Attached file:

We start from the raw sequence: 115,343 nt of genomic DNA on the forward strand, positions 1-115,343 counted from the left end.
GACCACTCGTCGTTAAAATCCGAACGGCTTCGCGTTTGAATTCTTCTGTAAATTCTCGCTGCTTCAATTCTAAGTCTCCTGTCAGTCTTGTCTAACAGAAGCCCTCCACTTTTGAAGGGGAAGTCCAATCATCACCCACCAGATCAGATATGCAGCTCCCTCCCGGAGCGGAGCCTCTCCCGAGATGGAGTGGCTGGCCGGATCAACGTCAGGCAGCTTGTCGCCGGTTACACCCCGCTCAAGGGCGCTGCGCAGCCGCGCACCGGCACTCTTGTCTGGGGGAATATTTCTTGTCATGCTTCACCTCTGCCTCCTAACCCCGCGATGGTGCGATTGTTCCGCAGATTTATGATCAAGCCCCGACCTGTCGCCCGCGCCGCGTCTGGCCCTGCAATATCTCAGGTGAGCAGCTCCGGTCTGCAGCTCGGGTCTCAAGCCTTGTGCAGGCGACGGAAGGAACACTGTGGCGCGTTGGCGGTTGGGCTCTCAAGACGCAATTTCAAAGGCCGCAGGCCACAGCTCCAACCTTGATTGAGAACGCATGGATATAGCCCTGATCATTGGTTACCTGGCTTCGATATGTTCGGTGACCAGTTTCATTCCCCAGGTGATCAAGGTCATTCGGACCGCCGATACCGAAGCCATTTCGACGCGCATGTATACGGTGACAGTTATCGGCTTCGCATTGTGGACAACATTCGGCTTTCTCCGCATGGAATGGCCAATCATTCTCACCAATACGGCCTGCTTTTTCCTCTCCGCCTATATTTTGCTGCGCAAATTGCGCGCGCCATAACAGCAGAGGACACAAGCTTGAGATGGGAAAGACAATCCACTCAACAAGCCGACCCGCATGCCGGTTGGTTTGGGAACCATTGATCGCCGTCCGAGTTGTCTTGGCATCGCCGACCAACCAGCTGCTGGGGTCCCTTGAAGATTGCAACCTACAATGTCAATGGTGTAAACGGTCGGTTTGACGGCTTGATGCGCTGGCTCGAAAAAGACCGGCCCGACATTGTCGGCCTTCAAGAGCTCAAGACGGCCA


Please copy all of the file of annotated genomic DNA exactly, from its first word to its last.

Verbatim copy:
We start from the raw sequence: 115,343 nt of genomic DNA on the forward strand, positions 1-115,343 counted from the left end.
GACCACTCGTCGTTAAAATCCGAACGGCTTCGCGTTTGAATTCTTCTGTAAATTCTCGCTGCTTCAATTCTAAGTCTCCTGTCAGTCTTGTCTAACAGAAGCCCTCCACTTTTGAAGGGGAAGTCCAATCATCACCCACCAGATCAGATATGCAGCTCCCTCCCGGAGCGGAGCCTCTCCCGAGATGGAGTGGCTGGCCGGATCAACGTCAGGCAGCTTGTCGCCGGTTACACCCCGCTCAAGGGCGCTGCGCAGCCGCGCACCGGCACTCTTGTCTGGGGGAATATTTCTTGTCATGCTTCACCTCTGCCTCCTAACCCCGCGATGGTGCGATTGTTCCGCAGATTTATGATCAAGCCCCGACCTGTCGCCCGCGCCGCGTCTGGCCCTGCAATATCTCAGGTGAGCAGCTCCGGTCTGCAGCTCGGGTCTCAAGCCTTGTGCAGGCGACGGAAGGAACACTGTGGCGCGTTGGCGGTTGGGCTCTCAAGACGCAATTTCAAAGGCCGCAGGCCACAGCTCCAACCTTGATTGAGAACGCATGGATATAGCCCTGATCATTGGTTACCTGGCTTCGATATGTTCGGTGACCAGTTTCATTCCCCAGGTGATCAAGGTCATTCGGACCGCCGATACCGAAGCCATTTCGACGCGCATGTATACGGTGACAGTTATCGGCTTCGCATTGTGGACAACATTCGGCTTTCTCCGCATGGAATGGCCAATCATTCTCACCAATACGGCCTGCTTTTTCCTCTCCGCCTATATTTTGCTGCGCAAATTGCGCGCGCCATAACAGCAGAGGACACAAGCTTGAGATGGGAAAGACAATCCACTCAACAAGCCGACCCGCATGCCGGTTGGTTTGGGAACCATTGATCGCCGTCCGAGTTGTCTTGGCATCGCCGACCAACCAGCTGCTGGGGTCCCTTGAAGATTGCAACCTACAATGTCAATGGTGTAAACGGTCGGTTTGACGGCTTGATGCGCTGGCTCGAAAAAGACCGGCCCGACATTGTCGGCCTTCAAGAGCTCAAGACGGCCA